Economists’ verdict on the Spring Budget

The Chancellor's Budget fails ordinary people and ignores falling pay

16 Mar 2023| News

Reaction to the Spring Budget:

On the Open Democracy site, director of the Progressive Economy Forum, James Meadway said:

“Most striking about this budget was what Hunt chose not to mention. The word ‘pay’ barely passed his lips in a lengthy speech – despite tens of thousands of public sector workers outside, and millions on strike across the country today and over the past six months.

An inflation-matching pay rise of 10% across the public sector would cost roughly £18bn on top of offers already made, easily inside the £30bn that the Office for National Statistics says public finances have improved by since November. Yet the government has refused to make a serious offer to most of its own essential workers, condemning millions to more real-term pay cuts over the next year – on top of those of the past decade – as inflation remains way above wages.”

Read the rest of his article here.

Grace Blakely, economics and politics commentator and author, writing in Tribune Magazine, said:

“Astonishingly for a party built by the trade unions, Keir Starmer’s Labour is quite happy to leave workers fighting for wage increases out in the cold if it means he’ll be given a slightly easier ride in his media rounds. And the Tories—the party that single-handedly destroyed the UK labour movement—are unlikely to change their record on this issue any time soon.

In many ways, both parties are still living in a world that has long since died—a world in which distributional conflicts can be suppressed through broad-based economic growth.

This is precisely how the UK’s post-war developmental state dealt with conflicts between capital and labour. Keynesian economic policies were deployed to prop up growth rates, and bosses and workers agreed to come to the negotiating table to ensure that their relative shares of the pie remained broadly constant.

But that world is long since dead. Even if either party had any desire to return to Keynesianism, it is highly unlikely that in a world characterised by slowing productivity, financial instability and climate breakdown, it is even possible to grow our way out of the problem of distribution anymore.”

Read the rest of her article here.

On Left Foot Forward, Prem Sikka, member of the House of Lords and Professor of Accounting at the University of Sheffield, said:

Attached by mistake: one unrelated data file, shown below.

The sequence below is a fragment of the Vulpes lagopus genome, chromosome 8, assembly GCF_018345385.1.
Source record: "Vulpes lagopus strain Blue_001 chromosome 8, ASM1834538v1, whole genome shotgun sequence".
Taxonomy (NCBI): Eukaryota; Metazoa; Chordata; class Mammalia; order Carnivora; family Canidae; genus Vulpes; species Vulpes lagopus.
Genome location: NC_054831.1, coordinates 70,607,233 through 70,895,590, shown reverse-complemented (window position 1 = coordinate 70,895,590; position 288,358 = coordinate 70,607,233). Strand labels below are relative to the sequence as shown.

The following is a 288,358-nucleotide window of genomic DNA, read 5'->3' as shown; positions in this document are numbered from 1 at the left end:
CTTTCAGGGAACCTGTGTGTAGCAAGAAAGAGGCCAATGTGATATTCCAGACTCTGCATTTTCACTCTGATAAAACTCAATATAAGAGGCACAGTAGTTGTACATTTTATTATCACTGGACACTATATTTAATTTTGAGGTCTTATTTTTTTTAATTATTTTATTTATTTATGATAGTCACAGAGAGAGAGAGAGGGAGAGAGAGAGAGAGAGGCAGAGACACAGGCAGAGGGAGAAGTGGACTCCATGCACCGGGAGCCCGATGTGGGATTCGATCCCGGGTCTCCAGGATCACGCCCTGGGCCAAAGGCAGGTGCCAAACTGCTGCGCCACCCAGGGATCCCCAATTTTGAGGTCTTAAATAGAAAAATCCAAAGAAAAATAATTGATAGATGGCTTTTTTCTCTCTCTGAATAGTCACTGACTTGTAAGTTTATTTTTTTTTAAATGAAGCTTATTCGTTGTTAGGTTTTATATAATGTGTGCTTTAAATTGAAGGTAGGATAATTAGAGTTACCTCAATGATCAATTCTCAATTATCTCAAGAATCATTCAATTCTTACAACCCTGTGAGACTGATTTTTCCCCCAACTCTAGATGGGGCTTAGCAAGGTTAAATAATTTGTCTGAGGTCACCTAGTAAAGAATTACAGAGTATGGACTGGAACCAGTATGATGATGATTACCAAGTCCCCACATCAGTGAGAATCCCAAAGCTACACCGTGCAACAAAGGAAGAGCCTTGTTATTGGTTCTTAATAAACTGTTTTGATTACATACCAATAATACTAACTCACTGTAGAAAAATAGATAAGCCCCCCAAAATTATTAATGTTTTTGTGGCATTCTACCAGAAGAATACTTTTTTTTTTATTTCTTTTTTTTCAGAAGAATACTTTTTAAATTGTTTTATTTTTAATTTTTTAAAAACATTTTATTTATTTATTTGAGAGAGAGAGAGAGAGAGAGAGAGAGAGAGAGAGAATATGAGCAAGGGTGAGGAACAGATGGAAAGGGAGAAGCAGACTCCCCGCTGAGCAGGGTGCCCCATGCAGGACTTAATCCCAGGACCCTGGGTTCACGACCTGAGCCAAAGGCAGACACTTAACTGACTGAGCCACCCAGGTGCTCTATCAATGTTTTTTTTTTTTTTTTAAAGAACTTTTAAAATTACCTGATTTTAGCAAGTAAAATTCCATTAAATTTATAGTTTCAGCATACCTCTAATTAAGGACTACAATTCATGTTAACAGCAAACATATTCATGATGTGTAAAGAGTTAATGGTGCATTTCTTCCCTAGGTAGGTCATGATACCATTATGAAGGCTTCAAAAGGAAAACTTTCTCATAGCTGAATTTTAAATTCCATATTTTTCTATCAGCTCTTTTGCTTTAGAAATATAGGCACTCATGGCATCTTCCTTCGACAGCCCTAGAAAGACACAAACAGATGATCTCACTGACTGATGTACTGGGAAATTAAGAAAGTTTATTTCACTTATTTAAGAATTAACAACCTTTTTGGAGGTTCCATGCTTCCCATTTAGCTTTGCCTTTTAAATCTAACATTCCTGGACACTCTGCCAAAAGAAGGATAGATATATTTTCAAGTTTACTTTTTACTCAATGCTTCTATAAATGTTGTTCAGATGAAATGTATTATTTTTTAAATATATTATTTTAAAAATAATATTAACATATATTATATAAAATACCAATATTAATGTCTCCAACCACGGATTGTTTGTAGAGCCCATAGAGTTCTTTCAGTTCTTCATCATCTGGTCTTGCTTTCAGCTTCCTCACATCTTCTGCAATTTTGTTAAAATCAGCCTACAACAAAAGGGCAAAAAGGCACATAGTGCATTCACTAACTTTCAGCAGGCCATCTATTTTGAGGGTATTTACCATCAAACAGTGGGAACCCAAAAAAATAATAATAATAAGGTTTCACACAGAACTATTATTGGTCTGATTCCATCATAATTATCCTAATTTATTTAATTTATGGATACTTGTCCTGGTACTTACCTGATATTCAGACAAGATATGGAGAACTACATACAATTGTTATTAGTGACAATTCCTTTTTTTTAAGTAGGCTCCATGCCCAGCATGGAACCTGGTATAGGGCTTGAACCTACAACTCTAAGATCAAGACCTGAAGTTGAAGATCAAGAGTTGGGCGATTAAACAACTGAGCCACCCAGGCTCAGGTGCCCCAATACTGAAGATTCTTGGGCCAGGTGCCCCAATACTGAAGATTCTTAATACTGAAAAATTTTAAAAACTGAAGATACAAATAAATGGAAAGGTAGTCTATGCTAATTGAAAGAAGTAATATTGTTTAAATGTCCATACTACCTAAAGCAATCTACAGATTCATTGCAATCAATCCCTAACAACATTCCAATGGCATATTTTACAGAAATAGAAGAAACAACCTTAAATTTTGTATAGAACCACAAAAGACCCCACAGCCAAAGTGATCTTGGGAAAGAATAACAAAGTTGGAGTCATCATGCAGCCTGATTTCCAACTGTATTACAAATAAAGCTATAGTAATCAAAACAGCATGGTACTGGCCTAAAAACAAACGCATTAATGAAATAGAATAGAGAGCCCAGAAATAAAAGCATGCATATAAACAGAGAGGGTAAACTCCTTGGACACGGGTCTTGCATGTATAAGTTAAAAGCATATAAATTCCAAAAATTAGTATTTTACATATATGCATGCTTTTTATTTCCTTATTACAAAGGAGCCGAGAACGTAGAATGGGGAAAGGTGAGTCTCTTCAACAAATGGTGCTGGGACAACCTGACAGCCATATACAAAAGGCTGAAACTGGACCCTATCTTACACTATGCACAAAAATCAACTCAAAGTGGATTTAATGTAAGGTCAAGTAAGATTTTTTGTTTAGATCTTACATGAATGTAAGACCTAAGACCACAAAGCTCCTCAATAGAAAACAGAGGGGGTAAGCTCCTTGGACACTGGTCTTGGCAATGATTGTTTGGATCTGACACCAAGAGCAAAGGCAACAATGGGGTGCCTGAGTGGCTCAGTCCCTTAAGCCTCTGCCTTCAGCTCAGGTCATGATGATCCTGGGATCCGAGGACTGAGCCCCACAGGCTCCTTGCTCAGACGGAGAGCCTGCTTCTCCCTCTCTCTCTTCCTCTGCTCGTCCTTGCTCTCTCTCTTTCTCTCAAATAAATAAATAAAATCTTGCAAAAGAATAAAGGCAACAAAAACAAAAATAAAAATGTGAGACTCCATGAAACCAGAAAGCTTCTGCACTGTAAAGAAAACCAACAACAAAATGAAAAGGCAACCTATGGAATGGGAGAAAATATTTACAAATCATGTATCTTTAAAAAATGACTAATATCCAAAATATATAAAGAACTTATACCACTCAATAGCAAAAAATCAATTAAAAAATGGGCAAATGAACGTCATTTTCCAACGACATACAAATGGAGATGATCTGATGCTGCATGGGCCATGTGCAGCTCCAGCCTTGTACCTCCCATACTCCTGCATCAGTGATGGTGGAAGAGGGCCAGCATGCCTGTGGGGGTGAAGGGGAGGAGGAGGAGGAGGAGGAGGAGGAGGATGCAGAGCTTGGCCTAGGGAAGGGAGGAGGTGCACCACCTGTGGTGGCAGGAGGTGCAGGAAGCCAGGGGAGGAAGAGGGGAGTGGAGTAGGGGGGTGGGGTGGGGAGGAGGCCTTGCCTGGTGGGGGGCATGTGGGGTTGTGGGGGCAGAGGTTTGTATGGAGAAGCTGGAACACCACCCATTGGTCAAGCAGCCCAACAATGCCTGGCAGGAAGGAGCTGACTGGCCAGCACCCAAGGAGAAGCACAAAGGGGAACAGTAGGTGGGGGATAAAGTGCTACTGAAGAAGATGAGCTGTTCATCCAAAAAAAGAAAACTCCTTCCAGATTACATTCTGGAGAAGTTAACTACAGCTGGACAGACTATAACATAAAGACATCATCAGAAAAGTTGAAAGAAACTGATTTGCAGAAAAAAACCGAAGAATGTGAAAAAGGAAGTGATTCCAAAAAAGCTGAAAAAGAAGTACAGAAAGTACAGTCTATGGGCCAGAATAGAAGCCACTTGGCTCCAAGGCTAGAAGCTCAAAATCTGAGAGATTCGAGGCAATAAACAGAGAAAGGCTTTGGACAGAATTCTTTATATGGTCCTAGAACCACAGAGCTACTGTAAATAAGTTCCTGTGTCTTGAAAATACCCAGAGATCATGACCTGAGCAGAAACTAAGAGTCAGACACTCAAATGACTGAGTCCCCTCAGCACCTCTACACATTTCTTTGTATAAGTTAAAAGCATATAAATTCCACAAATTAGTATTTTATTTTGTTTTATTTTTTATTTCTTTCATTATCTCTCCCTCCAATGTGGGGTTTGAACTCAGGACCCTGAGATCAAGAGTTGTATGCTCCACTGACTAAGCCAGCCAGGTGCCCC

“Instead of addressing the real problems faced by people, Chancellor Jeremy Hunt’s budget has delivered the usual cocktail of austerity, low wages, higher taxes for the masses, and tax cuts for corporations and the rich.

The budget further depletes people’s spending power. Despite the inflation rate (RPI) of 13.4% the annual tax free personal allowance remains frozen at £12,570. There is no change to the thresholds for income tax and national insurance contributions (NIC). Consequently, despite negative real pay growth, millions of people will pay more in income tax and NIC. Someone earning £33,000 would pay an additional £500 in income tax. The government would collect extra £29.3bn. The effect of the stealth taxes is to swell the tax burden to 37.7% of GDP, a post-war high.”

Read the rest of his article here.

Writing on the TUC blog, economist Geoff Tily wrote:

“Today’s budget saw the Chancellor speak about a high-wage and high-skills economy but do nothing to deliver it. The UK is still in the longest pay squeeze for more than 200 years. And our public services are still run-down and understaffed.

There was no plan to get wages rising across the economy. Real wages will not return to 2008 levels until 2026. And the elephant in the room was the lack of funding for our public services and the pay rises needed to recruit and retain nurses, carers and teachers.

The Chancellor should have announced measures to boost secure jobs, pay and skills. He should have provided a fully-funded workforce plan across our public services to recruit and retain key workers. And he should have set out an investment plan to rebuild our services – from fixing school buildings that are falling apart to restoring public health services. Apart from some long overdue steps forward on childcare, workers across the economy will have looked at this Budget and thought ‘was that it?’”

Read the rest of his article here.